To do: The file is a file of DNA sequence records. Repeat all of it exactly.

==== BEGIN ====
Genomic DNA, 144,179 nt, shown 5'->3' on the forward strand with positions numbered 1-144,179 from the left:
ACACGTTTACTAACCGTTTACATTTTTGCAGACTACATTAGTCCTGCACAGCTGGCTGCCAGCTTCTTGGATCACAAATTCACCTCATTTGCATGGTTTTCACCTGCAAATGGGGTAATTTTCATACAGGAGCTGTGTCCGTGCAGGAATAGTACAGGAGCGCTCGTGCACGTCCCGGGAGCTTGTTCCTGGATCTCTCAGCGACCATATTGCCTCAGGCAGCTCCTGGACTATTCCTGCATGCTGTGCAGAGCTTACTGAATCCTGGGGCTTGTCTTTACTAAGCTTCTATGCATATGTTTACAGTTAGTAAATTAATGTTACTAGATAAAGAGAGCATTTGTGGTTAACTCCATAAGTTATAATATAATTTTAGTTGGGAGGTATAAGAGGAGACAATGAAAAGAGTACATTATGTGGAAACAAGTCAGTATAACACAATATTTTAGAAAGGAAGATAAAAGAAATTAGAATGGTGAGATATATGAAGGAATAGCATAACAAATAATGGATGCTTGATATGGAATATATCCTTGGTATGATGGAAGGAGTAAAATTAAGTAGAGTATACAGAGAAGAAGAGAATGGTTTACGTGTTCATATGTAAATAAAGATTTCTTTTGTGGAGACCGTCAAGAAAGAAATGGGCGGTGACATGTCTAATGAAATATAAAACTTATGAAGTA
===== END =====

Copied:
Genomic DNA, 144,179 nt, shown 5'->3' on the forward strand with positions numbered 1-144,179 from the left:
ACACGTTTACTAACCGTTTACATTTTTGCAGACTACATTAGTCCTGCACAGCTGGCTGCCAGCTTCTTGGATCACAAATTCACCTCATTTGCATGGTTTTCACCTGCAAATGGGGTAATTTTCATACAGGAGCTGTGTCCGTGCAGGAATAGTACAGGAGCGCTCGTGCACGTCCCGGGAGCTTGTTCCTGGATCTCTCAGCGACCATATTGCCTCAGGCAGCTCCTGGACTATTCCTGCATGCTGTGCAGAGCTTACTGAATCCTGGGGCTTGTCTTTACTAAGCTTCTATGCATATGTTTACAGTTAGTAAATTAATGTTACTAGATAAAGAGAGCATTTGTGGTTAACTCCATAAGTTATAATATAATTTTAGTTGGGAGGTATAAGAGGAGACAATGAAAAGAGTACATTATGTGGAAACAAGTCAGTATAACACAATATTTTAGAAAGGAAGATAAAAGAAATTAGAATGGTGAGATATATGAAGGAATAGCATAACAAATAATGGATGCTTGATATGGAATATATCCTTGGTATGATGGAAGGAGTAAAATTAAGTAGAGTATACAGAGAAGAAGAGAATGGTTTACGTGTTCATATGTAAATAAAGATTTCTTTTGTGGAGACCGTCAAGAAAGAAATGGGCGGTGACATGTCTAATGAAATATAAAACTTATGAAGTA